Details of the meeting

Date:   22 - 23 Jun 2017

Address: Molenbeek


Bruxelles/Molenbeek – Rport 

22/23 June 2017

1. Following the agenda, the meeting was open by Sarah Turine (Councilor for Youth Policies, Social Security and Cohesion, Intercultural Dialogue and the Fight Against Social Exclusion in Molenbeek-Saint-Jean), who presented a picture of the migratory situation in Belgium: from the early 1960s flows (consisting mainly of Italian); to that of the 1970s and 1980s (mainly Turkish/Maghrebi); to the latest arrivals from Eastern Europe and from Central Africa. Two were the main point of analysis. The first concerns the specific situation of Molenbeek Municipality, the most densely populated part of the capital, located in the very centre of Brussels, between a canal and the railway (better known as the area of the “croissant pauvre”), which in fact is characterized by a broad population of immigrants, mostly Maghrebi, which reach the Third/Fourth Generation. The second analysis involved some unresolved nodes (school, language, work) of an integration process that, in light of the fundamentalist radicalism, which characterized groups of young people and adults of Molebeek, clearly shows that something has not worked as it should have been.

In addition to this presentation, Dr. Delphine Michel of the European Institute of Peace presented a field research (with questionnaires and interviews) that help to frame the situations of immigrants present in the municipal territory and the appreciation of their conditions.

Following the discussion, a visit to the headquarters of the LES (Lutte contre l’exclusion sociale a Molenbeek) has allowed broadening the knowledge of the territory and its structures.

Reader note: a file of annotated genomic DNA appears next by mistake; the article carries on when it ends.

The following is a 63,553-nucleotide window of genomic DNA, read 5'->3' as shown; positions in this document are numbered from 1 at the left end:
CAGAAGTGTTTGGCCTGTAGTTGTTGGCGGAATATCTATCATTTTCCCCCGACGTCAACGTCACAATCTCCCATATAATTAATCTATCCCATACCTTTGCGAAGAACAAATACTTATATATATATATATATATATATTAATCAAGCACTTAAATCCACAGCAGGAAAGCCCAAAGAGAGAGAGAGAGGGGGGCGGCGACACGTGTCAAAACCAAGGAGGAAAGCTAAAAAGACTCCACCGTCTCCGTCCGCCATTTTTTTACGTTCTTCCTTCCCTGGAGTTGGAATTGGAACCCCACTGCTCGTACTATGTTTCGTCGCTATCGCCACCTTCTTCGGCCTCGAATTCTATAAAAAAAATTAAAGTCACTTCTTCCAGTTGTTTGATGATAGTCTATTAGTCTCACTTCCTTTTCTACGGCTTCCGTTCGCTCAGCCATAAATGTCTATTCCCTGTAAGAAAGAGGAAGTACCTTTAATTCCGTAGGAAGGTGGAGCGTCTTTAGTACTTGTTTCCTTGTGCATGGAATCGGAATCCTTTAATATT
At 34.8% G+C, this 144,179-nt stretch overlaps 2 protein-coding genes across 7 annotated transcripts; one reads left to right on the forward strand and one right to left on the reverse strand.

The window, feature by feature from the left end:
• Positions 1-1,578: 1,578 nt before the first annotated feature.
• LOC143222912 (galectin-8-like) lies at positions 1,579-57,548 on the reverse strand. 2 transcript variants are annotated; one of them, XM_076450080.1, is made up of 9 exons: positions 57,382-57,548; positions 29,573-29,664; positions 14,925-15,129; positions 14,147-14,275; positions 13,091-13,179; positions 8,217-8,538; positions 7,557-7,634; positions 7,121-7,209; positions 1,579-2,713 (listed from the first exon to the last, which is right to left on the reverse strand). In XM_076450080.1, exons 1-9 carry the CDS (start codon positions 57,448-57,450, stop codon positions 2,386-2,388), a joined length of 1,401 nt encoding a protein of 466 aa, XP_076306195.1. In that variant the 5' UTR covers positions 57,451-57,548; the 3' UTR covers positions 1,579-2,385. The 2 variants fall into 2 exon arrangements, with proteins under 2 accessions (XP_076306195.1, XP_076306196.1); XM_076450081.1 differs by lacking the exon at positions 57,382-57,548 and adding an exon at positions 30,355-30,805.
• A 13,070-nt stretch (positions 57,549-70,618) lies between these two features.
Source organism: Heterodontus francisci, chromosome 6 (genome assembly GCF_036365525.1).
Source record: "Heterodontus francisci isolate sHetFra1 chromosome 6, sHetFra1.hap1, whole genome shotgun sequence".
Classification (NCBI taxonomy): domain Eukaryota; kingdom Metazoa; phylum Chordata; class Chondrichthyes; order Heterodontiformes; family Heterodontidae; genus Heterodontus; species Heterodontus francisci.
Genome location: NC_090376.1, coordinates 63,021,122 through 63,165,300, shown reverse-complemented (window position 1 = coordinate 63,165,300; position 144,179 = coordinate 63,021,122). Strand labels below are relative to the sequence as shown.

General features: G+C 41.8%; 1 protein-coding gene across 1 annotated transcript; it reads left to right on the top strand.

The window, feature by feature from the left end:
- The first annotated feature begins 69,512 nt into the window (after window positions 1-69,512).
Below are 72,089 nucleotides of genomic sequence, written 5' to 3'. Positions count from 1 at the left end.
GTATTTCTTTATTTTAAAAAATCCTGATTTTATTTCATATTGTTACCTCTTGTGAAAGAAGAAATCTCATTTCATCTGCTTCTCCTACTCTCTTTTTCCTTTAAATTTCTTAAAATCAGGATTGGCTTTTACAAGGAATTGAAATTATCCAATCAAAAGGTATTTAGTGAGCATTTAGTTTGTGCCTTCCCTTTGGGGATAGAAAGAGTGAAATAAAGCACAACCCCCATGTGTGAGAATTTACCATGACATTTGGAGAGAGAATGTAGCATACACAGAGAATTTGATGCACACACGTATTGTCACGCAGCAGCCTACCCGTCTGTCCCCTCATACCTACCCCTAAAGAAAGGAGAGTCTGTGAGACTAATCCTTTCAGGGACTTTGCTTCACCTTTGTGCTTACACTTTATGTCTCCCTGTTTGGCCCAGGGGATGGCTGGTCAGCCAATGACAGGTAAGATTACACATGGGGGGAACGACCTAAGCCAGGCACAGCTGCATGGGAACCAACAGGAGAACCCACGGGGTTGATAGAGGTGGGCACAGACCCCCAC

The thorough discussion of the partners, regarding the knowledge gained by the presentations and the direct visit of the operational structures, focused on the whole of the Belgian welfare system, which showed its effectiveness in the face of the economic crisis (preventing a dramatic increase in poverty), but that should be improved on some pivotal points such as school, language, professionalization, woman’s condition, and so on.

Overall, the discussion led to a shared impression of an integration process that in Belgium (but in other European countries too) seems on a social level to have disappointed the expectations of the Second Generation (which in turn fueled the frustrations of the Third), and on a cultural level to have favored an alarming oppositional identity.

2. Regarding the second point of the agenda, related to the topic of Second/Third Generations, Carla Barbarella has introduced a number of considerations about identity, sense of belonging and struggles of young Muslim generations. She emphasized, in the opening, the fact that prejudices, common places, fear of Otherness produced a fracture in the identity of young Muslims of Second/Third Generation in search of a grounded and clear identity. She then asked the partners their opinion about the reasons why, in face of a situation that seems to be common to almost all EU countries, society, institutions and religious communities have not activated all the tools necessary to make the integration processes effective; or at least why this process seems to have been put on hold and, in many cases, even to have taken some steps backwards, showing the worrying development of these oppositional identities already discussed while debating the situation of the Belgian context and the dramatic phenomena occurred in Brussels, and in many other EU countries. The following discussion focused on the insufficient knowledge of many host countries about the identity problems faced by the younger generations and, consequently, on the inadequacy of the responses offered. All these factors contribute to hinder the construction of shared spaces and necessities, creating dramatic tensions. The intricacy and difficulty of accepting the Other, in fact, promotes the development of defensive identities, which often reject, with violent episodes, their own uneasiness and “inadequacy”.